Many in agriculture are saying more trade assistance is needed to offset the negative impacts trade policy turbulence is having on U.S. agriculture. The aid could take the form of a second Market Facilitation Program (MFP) or something similar, farmers told a House Agriculture subcommittee Thursday. Subcommittee Chairman Filemon Vela, D-Texas, said, "The farm economy is better off because the farm bill passed. But is that enough to fix the downturn in the agricultural economy?"
Ranking Member Glenn Thompson, R-Pa., agreed and noted that "despite the successes" he saw in the new farm bill, the current ag sector recession is a reminder that good policy alone "does not make our farmers and ranchers whole."
As trade turbulence continues along with the associated impacts, Texas Farmer Mike Huie told lawmakers, "I think additional action will be required" in the form of a second MFP program. "Even if the trade war ends tomorrow," the distress in the ag sector will not be resolved, he argued.
An expanded MFP program might not be enough, said Mike Peterson, a farmer from Minnesota. "We may have to look at some sort of supply management," he observed. For his own farm, Peterson said, "If our markets don’t come back and we don’t have any additional support, we'd be better off not producing."
However, he pointed out that the "bottom line is there is no way to make a profit if we don’t have a market for our product."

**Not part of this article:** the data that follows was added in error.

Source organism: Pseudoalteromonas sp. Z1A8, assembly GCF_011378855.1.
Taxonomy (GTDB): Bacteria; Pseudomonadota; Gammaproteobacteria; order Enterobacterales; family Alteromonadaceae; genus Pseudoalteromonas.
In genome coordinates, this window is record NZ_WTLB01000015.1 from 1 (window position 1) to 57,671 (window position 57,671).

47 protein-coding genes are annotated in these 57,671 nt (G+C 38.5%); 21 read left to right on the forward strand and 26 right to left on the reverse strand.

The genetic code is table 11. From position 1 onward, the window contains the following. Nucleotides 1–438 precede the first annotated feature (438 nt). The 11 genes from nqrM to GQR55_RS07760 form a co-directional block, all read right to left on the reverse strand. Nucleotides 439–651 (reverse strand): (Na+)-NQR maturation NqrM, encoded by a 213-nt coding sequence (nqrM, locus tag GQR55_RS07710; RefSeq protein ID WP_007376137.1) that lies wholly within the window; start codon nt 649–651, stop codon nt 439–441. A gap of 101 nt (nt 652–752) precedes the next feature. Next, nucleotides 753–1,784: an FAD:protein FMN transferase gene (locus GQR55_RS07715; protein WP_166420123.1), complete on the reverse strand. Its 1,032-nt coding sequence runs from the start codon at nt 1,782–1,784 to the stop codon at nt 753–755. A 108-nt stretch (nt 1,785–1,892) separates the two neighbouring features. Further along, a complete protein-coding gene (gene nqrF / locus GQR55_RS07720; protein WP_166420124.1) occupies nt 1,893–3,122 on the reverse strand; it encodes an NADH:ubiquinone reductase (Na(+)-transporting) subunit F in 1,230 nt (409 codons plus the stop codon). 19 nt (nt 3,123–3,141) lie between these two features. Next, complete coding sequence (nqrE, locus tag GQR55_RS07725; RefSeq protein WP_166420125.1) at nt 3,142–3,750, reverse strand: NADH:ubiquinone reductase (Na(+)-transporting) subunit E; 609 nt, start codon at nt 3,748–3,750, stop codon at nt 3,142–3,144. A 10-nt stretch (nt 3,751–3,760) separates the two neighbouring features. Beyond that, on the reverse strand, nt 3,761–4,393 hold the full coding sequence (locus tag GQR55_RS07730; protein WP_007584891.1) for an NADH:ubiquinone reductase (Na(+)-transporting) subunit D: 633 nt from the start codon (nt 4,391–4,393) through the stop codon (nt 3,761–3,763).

At the same time, while on a farm tour in Minnesota Vice President Mike Pence said that the Trump administration is mulling another round of help for farmers similar to what was provided via the MFP program.
"Make no mistake about it: We have already had preliminary discussions in the White House for additional support for farmers if this impasse with China continues," Pence said. While noting trade talks with China continue, Pence said the administration was ready to "continue to expand on the tariffs" that have been put in place.
But should that take place, Pence said farmers can be "very confident that President Trump and I and our entire administration are going to look for ways to provide additional support to American farmers that would be impacted by the negotiations or uncertainty in our relationship with China."
Meanwhile, President Donald Trump tweeted a defense of new tariffs on China that went into effect Friday morning on $200 billion in Chinese goods and suggested purchasing commodities from farmers, "more than China buys now," as a way to offset the impact of the duties.
Trump said the reserves could be used to help feed "starving nations." It appears Trump likely has not run the idea past USDA Secretary Sonny Perdue, who as noted has maintained there would not be another round of trade aid this year through the MFP.